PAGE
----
Saturday, June 3, 2017

Poison Ivy

           Saw my first Poison Ivy plant yesterday.

           If you're anything like me you can't get anywhere near Poison Ivy without spending the next two to three week scratching your skin off; and, I might add, it's not like snake venom, you don't build up an immunity to it. I have come to understand that you become more allergic with each major exposure.

            To get rid of Poison Ivy is going to be a rainless, three day undertaking, but an undertaking that needs to be done none-the-less if you wish success.

            First, you need to know what it looks like in order to avoid it in the first place, and to know what to eradicate.

            Next, involves the three rainless days of spraying with concentrated Roundup; yes, concentrated Roundup, don’t dilute it. You must then spray every Poison Ivy leaf surface you see, for Roundup will only work if it is absorbed into the leaves of the plant.

            Let me take a moment to say, sometimes other plants will be in the way, plants of a desirable nature……you must choose…….sometimes the good die young so the itchless need not scratch.

            Your mission the next day will be to spray the PI leaves again, with another spraying the third day.

            I would suggest a fourth day of spraying but the cellular structure of the plant will have broken down to a point where no more Round-up can be absorbed into the plant.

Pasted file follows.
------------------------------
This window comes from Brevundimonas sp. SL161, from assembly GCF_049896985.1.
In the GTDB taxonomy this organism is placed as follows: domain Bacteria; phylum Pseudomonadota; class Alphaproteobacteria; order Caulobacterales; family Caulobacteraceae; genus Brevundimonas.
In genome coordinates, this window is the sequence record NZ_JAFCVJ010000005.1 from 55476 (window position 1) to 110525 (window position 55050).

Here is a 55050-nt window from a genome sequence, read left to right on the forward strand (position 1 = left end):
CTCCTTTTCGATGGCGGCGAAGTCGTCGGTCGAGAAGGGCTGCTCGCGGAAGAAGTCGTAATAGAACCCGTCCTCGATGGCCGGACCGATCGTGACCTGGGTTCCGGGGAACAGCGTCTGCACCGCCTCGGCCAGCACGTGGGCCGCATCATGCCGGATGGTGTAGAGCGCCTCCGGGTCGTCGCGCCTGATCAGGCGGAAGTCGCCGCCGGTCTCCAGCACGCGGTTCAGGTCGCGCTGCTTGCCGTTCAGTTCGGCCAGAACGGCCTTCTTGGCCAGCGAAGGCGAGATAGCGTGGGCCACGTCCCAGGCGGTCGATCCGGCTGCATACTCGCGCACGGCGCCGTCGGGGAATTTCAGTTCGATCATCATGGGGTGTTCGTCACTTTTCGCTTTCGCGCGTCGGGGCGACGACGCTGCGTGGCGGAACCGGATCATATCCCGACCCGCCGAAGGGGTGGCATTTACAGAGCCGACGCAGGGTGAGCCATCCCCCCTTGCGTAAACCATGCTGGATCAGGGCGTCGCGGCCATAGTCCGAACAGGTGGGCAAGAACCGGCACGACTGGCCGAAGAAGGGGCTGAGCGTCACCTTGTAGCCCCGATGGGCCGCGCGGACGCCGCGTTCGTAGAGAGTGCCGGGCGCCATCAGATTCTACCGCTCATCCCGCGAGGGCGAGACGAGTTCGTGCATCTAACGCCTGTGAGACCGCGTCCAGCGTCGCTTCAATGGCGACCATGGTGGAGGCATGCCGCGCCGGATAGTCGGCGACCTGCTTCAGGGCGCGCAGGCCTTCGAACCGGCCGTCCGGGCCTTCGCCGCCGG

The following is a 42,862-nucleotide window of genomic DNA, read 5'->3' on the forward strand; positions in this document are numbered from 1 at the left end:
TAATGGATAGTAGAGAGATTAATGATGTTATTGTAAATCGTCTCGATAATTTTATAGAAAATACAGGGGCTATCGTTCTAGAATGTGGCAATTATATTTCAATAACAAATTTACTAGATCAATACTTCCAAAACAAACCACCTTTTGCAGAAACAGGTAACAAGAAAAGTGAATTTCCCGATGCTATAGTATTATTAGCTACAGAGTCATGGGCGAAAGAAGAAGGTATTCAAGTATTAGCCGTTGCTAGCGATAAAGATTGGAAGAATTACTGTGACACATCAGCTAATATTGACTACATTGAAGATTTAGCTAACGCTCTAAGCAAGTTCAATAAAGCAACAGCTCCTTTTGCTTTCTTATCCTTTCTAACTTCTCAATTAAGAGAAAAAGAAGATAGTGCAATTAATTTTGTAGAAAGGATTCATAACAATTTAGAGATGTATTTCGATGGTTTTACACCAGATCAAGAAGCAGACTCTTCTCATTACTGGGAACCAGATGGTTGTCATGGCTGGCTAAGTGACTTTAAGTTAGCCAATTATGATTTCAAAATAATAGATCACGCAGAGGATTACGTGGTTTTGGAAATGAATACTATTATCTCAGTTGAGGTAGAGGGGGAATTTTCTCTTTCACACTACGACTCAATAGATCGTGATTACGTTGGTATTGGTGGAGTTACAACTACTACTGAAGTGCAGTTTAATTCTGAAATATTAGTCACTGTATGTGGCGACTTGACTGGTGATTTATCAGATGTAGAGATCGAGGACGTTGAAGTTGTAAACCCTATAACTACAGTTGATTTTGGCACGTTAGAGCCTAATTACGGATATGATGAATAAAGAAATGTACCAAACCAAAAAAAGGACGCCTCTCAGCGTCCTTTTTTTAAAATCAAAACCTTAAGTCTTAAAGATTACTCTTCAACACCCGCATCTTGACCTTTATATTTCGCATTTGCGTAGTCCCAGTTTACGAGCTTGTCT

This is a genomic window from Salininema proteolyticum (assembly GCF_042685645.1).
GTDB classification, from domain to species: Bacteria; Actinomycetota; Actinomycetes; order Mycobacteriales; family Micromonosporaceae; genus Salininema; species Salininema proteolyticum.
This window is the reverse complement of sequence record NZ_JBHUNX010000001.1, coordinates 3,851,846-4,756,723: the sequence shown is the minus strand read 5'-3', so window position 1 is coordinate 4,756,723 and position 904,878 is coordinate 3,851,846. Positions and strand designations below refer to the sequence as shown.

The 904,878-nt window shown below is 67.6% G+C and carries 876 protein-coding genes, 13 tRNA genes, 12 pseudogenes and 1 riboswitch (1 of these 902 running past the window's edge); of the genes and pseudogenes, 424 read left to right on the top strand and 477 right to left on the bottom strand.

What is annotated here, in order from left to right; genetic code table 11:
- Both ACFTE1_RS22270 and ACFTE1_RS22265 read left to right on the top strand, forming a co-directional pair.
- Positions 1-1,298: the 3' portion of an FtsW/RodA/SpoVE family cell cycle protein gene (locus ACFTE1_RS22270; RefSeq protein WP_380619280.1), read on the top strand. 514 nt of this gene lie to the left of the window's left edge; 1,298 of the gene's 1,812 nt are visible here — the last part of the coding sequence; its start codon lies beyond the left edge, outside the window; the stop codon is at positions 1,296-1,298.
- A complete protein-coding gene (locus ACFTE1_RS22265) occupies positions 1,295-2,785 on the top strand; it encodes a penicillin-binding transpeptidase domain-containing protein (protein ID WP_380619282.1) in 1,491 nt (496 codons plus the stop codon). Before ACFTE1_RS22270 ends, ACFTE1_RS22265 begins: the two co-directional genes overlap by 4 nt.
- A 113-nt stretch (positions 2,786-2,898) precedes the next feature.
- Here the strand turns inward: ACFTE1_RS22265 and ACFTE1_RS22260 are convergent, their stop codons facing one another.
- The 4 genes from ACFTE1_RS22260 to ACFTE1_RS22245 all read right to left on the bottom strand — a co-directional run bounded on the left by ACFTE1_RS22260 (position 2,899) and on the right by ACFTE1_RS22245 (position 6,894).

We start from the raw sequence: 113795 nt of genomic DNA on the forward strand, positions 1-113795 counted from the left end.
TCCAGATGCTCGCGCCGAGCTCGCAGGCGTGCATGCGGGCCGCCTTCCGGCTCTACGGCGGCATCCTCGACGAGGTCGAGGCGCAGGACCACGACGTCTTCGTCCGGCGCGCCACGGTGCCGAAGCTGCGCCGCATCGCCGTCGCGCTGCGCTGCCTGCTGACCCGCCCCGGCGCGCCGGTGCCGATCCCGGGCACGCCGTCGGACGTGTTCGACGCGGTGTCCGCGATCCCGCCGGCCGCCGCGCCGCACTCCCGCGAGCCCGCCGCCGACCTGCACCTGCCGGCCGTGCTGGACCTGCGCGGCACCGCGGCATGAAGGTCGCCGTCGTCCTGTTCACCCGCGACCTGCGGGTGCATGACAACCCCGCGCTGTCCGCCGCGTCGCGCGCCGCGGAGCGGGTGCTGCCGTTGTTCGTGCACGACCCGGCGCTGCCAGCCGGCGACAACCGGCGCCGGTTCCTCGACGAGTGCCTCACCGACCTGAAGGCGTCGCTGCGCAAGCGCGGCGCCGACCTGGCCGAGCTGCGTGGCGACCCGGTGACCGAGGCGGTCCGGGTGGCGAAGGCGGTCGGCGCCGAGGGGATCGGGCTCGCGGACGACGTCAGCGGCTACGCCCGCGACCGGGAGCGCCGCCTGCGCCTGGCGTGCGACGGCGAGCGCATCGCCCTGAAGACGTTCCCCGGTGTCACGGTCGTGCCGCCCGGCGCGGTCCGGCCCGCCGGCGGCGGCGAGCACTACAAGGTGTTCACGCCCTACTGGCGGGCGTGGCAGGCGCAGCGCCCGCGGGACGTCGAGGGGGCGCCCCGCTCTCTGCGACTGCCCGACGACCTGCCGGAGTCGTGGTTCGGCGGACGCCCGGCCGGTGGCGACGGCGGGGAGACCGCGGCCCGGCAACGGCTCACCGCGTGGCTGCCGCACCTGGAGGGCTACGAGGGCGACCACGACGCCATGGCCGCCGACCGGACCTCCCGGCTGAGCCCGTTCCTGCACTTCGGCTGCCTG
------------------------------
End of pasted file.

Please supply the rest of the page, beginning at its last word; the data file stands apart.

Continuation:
Now, let me warn you, it will look dead in two week but don’t touch or grab it with your bare hands; the itchy substance of the plant is in an oil present in the plant, even though it is dead. Do not burn it either, the oil will suspend in the smoke; and you won’t be able to get your hand deep enough into your mouth to scratch your itching lungs.

            Just leave it, or, if you must, carefully remove it while wearing a long sleeve shirt and throw away rubber work gloves.

            Please study this picture carefully, cut it out and put it in your wallet or purse, get to know this plant, be able to recognize it on the fly. To not be astute in the profile of this harmless looking perennial will cause you great embarrassment in the presence of others, you will feel the eyes of them all as they whisper among themselves, “who’s the leper in the Calamine paint”.
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1 comment:

  1. I hadn't heard of this approach and will definitely be trying this!